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# A group of 8 friends wants to play double tennis. How many

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Manager
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A group of 8 friends wants to play double tennis. How many [#permalink]

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08 Jun 2008, 11:03
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A group of 8 friends wants to play double tennis. How many different ways can the group be divided into 4 teams of 2 people?

a) 420
b) 2520
c) 168
d) 90
e) 105
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Re: double tennis [#permalink]

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08 Jun 2008, 18:36
$$N=\frac{C^8_2*C^6_2*C^4_2*C^2_2}{P^4_4}=\frac{4*7*3*5*2*3*1}{4*3*2*1}=105$$
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Re: double tennis [#permalink]

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08 Jun 2008, 21:21
walker wrote:
$$N=\frac{C^8_2*C^6_2*C^4_2*C^2_2}{P^4_4}=\frac{4*7*3*5*2*3*1}{4*3*2*1}=105$$

Hi Walker,

What is the logic behind 4P4 ?
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Re: double tennis [#permalink]

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08 Jun 2008, 21:26
mandy12 wrote:
What is the logic behind 4P4 ?

When we choose four groups, it is necessary to exclude order among groups, for example:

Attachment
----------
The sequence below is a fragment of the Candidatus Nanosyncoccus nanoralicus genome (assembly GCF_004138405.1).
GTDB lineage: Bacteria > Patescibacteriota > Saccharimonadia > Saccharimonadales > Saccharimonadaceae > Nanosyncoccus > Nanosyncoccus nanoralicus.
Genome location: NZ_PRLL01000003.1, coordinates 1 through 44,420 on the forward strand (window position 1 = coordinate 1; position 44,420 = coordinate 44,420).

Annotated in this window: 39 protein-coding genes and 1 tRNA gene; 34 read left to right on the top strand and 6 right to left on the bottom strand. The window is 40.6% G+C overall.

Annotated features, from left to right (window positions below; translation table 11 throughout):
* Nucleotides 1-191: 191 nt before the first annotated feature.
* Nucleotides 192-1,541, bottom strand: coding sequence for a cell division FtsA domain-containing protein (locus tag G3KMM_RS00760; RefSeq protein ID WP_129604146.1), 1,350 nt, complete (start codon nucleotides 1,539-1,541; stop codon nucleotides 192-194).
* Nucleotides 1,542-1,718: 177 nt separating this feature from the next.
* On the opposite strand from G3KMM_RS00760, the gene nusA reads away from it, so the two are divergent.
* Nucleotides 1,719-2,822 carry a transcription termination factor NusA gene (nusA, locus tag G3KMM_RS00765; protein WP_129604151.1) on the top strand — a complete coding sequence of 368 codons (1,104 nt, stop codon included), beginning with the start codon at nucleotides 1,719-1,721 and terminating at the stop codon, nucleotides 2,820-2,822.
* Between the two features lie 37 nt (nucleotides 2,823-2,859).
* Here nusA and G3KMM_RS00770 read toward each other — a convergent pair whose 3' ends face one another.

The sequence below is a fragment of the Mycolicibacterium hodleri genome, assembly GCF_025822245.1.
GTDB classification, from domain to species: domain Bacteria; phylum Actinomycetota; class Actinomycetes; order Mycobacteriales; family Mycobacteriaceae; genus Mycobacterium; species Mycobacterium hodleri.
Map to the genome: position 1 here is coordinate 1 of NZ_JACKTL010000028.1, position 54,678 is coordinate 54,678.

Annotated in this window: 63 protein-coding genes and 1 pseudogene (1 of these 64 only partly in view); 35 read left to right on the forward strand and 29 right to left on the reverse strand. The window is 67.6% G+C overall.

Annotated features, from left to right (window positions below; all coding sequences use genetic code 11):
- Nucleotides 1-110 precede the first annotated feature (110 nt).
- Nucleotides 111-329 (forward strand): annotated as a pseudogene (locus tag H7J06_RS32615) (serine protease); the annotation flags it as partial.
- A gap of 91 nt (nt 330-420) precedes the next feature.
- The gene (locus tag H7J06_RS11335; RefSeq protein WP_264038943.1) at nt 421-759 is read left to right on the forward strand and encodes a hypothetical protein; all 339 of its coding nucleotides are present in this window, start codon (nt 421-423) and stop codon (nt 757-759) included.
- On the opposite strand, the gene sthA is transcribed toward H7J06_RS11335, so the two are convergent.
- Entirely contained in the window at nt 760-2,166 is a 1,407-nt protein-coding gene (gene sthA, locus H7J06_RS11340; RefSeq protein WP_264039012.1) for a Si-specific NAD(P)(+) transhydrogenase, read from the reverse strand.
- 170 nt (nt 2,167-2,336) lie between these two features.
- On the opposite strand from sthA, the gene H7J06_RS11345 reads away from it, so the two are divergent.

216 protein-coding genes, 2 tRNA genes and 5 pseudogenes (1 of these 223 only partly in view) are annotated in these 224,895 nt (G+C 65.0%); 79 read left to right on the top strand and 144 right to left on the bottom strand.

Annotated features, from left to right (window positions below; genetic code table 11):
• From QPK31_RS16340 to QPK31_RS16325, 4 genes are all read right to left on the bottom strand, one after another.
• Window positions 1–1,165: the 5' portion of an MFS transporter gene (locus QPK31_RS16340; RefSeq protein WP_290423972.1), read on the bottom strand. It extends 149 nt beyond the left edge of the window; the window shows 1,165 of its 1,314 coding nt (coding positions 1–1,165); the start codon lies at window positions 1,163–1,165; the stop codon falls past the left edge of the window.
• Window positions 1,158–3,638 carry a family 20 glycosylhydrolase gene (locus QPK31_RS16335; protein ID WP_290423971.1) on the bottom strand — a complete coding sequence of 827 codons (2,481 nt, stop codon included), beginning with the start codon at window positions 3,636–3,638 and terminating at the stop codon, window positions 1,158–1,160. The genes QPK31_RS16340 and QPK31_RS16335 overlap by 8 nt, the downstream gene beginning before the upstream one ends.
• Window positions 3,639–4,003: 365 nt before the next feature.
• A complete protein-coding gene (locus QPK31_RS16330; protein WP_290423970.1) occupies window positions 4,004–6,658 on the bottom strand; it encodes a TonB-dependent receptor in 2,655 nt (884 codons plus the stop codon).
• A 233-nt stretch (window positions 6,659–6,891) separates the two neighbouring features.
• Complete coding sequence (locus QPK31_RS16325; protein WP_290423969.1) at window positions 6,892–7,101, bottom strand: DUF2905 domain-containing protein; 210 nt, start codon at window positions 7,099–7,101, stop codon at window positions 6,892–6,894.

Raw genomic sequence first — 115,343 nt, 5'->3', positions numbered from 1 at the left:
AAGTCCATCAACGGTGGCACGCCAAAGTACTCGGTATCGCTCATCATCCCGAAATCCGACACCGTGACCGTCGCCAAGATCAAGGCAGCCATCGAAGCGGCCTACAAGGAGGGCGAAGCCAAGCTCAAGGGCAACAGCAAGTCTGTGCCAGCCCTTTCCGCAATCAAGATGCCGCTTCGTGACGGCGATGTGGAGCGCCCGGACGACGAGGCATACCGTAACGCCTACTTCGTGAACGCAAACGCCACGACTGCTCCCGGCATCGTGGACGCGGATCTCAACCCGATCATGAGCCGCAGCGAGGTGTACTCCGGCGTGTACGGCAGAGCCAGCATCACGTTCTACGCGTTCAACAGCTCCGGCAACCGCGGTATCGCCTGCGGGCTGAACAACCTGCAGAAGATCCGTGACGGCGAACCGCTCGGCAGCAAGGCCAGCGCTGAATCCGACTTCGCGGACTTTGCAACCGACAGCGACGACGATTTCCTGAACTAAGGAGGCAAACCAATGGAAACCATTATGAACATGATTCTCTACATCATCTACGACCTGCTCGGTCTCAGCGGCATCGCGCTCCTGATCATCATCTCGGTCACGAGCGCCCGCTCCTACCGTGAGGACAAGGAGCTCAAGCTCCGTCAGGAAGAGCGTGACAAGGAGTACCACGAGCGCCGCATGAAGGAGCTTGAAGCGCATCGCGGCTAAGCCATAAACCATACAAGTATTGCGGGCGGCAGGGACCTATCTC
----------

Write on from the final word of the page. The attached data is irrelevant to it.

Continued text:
12,34,56,78 and 34,12,56,78 is the same option. (1,2,3,4,5,6,7,8 - people)
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Re: double tennis [#permalink]

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08 Jun 2008, 21:30
Can u explain the logic behind this formula?
walker wrote:
$$N=\frac{C^8_2*C^6_2*C^4_2*C^2_2}{P^4_4}=\frac{4*7*3*5*2*3*1}{4*3*2*1}=105$$
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Re: double tennis [#permalink]

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08 Jun 2008, 21:33
$$C^8_2$$ - choose first team

$$C^6_2$$ - choose second team

$$C^4_2$$ - choose third team

$$C^2_2$$ - choose fourth team

$$P^4_4$$ - exclude order among four teams.
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Re: double tennis [#permalink]

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08 Jun 2008, 21:54
Pretty good explanation Walker
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Re: double tennis [#permalink]

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09 Jun 2008, 11:55
for some reason i get 115..

i did as follows.. [8C2*6C2*4C2*2C2]/4!

i use 4! because suppose each player is a nd B..then we have counted that pair twice i.e ab, ba etc for each of the 4 slots..
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Re: double tennis [#permalink]

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13 Jun 2008, 07:09
maybe I'm not so skilled in combinative formulas but for me this is the way: for even N the quantity of pairs = (N-1)*(N-3)*...*(N-n), where n = N-1. So that for 8 players it's 7*5*3*1=105. For N=10 it's 9*7*5*3*1 = 945
P.S. I should explain how I reached that. I draw a picture with 4 lines then investigated those combinations, it was 3. Why 3, cause if we chosen 1 pair only 1 pair left. How many first pairs I could chose - 3 (N-1).
OK, how about 6? I chosen 1 pair and what I saw, right, 4 lines. I had already seen them and knew that they consisted 3 possible pairs. How many first pairs I might chose, correct, 5 (N-1). So that we had (N-5)*(N-3)*(N-1). I kept reasoning and found the regularity and wrote it in the opposite way - see above .
All this reasoning took around 1 minute...
Re: double tennis   [#permalink] 13 Jun 2008, 07:09
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# A group of 8 friends wants to play double tennis. How many

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